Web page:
Bonhoeffer’s ‘existence for others’, which so much appeal has been made, becomes meaningless if one is no longer any different from others, but merely a hanger on. Only someone who finds the courage to be different from others can ultimately exist for ‘others’, for otherwise he exists only with those who are like him. And this is not much help to them. Thus we must say that, ‘as the result of the debate about [political] organization, these communities are faced with the theological question of their Christian identity as churches’. Because this question is posed not merely by the ancient traditions and institutions from which they have separated themselves, but also by those others with whom they have associated themselves in solidarity, it must be taken seriously and answered.  The identity in question here is the identity of the object of faith, for the sake of which individuals and whole groups have accepted self-emptying and non-identity and a solidarity which allows no distinction. When a Christian community feels obliged to empty itself in certain social and political actions, it must take care that its traditional religious and political identity is not exchanged for a new religious and political identity, but must sustain its non-identity. Otherwise a church which, seeking for an identity and not preserving its distinctiveness, plunges into a social and political movement, once again becomes the ‘religion of society’. It is of course no longer a conservative religion of society, but the progressive religion of what may perhaps be a better future society. It then follows those who criticize the old religion from a political point of view, only to make a religion of their new politics. But can a Christian community become the ‘political religion’ of its existing or future society, without forgetting the man from Nazareth who was crucified, and losing the identity it has in his cross?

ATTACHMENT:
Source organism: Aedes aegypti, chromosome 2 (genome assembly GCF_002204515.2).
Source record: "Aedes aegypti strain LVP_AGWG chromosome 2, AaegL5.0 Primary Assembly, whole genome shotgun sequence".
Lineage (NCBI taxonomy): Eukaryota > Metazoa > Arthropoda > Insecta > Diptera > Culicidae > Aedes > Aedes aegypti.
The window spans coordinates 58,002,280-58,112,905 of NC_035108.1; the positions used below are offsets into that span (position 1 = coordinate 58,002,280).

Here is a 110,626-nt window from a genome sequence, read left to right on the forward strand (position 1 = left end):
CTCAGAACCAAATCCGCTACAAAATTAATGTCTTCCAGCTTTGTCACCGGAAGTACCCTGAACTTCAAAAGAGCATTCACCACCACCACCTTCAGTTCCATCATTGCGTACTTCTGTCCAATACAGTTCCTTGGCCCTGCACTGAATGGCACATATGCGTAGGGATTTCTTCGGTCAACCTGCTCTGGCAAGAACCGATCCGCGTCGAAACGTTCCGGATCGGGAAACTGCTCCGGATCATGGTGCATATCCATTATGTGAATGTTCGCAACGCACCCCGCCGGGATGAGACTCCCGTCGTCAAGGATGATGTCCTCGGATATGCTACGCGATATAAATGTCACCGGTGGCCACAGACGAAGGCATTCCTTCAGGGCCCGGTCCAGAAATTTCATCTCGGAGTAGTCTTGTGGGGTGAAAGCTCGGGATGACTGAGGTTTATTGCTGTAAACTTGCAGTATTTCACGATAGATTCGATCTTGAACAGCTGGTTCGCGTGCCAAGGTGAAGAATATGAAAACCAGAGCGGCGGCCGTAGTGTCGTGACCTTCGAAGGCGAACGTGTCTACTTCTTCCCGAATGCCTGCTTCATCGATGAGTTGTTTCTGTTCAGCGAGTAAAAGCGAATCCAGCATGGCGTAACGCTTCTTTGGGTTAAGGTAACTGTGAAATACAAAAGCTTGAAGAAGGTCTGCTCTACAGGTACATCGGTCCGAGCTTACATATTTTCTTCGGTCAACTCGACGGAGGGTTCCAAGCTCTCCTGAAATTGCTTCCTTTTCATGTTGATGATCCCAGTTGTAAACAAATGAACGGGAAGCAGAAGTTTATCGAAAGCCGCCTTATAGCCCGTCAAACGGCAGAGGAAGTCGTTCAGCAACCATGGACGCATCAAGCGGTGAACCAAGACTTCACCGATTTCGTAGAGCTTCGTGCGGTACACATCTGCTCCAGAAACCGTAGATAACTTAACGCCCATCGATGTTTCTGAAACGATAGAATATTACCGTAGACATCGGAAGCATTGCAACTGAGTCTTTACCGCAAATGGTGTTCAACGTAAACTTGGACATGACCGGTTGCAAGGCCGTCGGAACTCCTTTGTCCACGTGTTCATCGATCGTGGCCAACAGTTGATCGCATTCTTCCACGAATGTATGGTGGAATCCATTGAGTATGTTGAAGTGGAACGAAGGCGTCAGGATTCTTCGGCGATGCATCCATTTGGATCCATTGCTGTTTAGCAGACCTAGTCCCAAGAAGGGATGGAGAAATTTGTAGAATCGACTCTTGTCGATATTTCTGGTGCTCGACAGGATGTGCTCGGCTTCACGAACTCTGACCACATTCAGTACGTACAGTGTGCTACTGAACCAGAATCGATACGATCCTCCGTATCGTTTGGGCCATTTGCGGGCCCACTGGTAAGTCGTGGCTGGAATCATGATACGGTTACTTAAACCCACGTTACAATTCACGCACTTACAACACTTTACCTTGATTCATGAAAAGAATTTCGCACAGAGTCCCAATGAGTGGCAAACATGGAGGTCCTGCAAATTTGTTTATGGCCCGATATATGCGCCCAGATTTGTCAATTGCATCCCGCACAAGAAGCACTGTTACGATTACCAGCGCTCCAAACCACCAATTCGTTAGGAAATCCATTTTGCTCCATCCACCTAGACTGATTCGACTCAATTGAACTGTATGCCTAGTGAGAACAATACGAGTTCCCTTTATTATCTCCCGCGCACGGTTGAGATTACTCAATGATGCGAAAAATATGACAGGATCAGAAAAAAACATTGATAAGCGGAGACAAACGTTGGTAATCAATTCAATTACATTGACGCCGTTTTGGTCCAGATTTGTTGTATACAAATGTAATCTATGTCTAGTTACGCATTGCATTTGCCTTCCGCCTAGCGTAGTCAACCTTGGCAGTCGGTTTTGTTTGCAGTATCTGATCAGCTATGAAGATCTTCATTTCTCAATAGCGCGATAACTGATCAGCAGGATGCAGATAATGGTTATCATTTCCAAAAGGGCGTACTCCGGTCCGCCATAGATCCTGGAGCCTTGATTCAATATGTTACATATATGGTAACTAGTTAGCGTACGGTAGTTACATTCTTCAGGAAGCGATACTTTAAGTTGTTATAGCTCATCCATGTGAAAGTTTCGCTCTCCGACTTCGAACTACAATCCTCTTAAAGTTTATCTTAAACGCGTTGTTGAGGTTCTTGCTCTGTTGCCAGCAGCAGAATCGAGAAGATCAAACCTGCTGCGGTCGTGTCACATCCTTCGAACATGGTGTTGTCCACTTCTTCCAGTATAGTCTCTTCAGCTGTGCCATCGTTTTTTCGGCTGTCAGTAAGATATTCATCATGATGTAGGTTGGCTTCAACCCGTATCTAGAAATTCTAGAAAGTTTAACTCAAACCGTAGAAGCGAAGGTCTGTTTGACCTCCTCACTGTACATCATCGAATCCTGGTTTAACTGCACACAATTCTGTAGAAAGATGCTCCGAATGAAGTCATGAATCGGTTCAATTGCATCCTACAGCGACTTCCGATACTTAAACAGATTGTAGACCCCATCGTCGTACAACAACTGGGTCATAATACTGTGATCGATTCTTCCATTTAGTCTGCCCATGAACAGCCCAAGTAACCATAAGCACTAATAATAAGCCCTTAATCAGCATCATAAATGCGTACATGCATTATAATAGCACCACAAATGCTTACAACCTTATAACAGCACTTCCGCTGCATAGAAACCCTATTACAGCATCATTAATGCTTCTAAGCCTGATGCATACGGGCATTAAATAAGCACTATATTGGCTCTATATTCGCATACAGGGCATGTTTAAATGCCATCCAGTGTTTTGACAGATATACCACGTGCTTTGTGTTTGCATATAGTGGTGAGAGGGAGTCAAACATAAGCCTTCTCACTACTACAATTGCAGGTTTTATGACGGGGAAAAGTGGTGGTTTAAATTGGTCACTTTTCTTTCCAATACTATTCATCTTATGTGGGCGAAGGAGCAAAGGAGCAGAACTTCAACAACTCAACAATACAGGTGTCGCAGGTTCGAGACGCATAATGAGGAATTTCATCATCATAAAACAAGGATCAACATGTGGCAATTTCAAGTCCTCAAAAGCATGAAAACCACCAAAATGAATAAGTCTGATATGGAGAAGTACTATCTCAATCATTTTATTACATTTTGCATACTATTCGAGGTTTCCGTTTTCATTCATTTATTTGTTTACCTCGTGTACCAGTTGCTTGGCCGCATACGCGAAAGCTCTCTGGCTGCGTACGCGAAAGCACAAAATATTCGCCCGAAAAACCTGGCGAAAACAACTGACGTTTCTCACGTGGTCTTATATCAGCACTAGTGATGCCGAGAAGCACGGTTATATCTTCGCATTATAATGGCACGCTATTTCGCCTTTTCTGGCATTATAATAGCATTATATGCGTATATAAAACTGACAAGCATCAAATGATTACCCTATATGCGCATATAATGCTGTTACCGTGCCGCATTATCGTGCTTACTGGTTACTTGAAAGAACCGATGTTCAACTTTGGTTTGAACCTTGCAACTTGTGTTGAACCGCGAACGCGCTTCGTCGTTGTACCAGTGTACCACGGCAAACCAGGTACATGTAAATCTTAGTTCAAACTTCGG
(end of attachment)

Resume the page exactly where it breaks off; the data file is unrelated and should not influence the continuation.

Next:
~Jürgen Moltmann, The Crucified God (p. 16-17, my emphasis)